Transformative Programs, Transformed Practice: Multiliteracies and the Work of the Composition Program
Journal of College Literacy and Learning
In 1996, the New London Group made a call to transform the intellectual labor of education: to value texts that combine multiple modes and the multiliteracies that produce those texts. However, we currently have few models of entire composition programs that have revised their curricula to enact a pedagogy of multiliteracies and help students achieve transformed practice. In this article, I offer a model of such a program. I explore the processes by which the program’s curriculum was revised and outline the new curriculum, which now requires that students exhibit three practices: 1) design, which gives students the theoretical knowledge to create multimodal texts; 2) material-rhetorical flexibility, which puts that knowledge into practice; and 3) the circulation of texts intended to effect change beyond the classroom. Scholars have discussed these practices separately, but this program presents a model of all three synthesized in one curriculum.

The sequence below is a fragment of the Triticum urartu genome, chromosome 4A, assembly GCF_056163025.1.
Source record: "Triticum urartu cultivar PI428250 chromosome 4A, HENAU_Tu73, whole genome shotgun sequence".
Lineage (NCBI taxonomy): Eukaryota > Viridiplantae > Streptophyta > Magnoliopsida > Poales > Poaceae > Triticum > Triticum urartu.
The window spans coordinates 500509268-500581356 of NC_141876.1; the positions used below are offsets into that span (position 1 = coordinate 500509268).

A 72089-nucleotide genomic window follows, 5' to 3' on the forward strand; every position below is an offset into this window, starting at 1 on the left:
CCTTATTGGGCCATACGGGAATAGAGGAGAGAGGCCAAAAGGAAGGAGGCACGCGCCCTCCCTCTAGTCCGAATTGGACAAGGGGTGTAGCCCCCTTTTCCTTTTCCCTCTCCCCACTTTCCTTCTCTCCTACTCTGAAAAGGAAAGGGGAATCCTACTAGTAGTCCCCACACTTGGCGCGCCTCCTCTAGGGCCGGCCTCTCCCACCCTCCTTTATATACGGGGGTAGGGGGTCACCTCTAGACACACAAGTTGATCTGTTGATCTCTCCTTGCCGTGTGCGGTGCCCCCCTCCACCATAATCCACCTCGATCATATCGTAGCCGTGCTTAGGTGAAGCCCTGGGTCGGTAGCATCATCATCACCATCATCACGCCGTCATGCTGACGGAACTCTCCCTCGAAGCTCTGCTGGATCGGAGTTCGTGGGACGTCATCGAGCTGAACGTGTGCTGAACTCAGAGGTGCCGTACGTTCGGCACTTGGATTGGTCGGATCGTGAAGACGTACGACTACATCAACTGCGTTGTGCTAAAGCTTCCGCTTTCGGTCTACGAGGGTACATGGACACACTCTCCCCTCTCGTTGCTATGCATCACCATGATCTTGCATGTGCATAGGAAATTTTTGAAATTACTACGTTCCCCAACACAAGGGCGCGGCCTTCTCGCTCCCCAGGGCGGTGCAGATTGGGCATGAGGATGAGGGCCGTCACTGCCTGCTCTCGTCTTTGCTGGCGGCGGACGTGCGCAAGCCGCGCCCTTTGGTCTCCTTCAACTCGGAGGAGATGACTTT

Bearden, L. (2019). Transformative Programs, Transformed Practice: Multiliteracies and the Work of the Composition Program. Journal of College Literacy and Learning, 45, 69-81. Retrieved from https://nsuworks.nova.edu/hcas_dcma_facarticles/51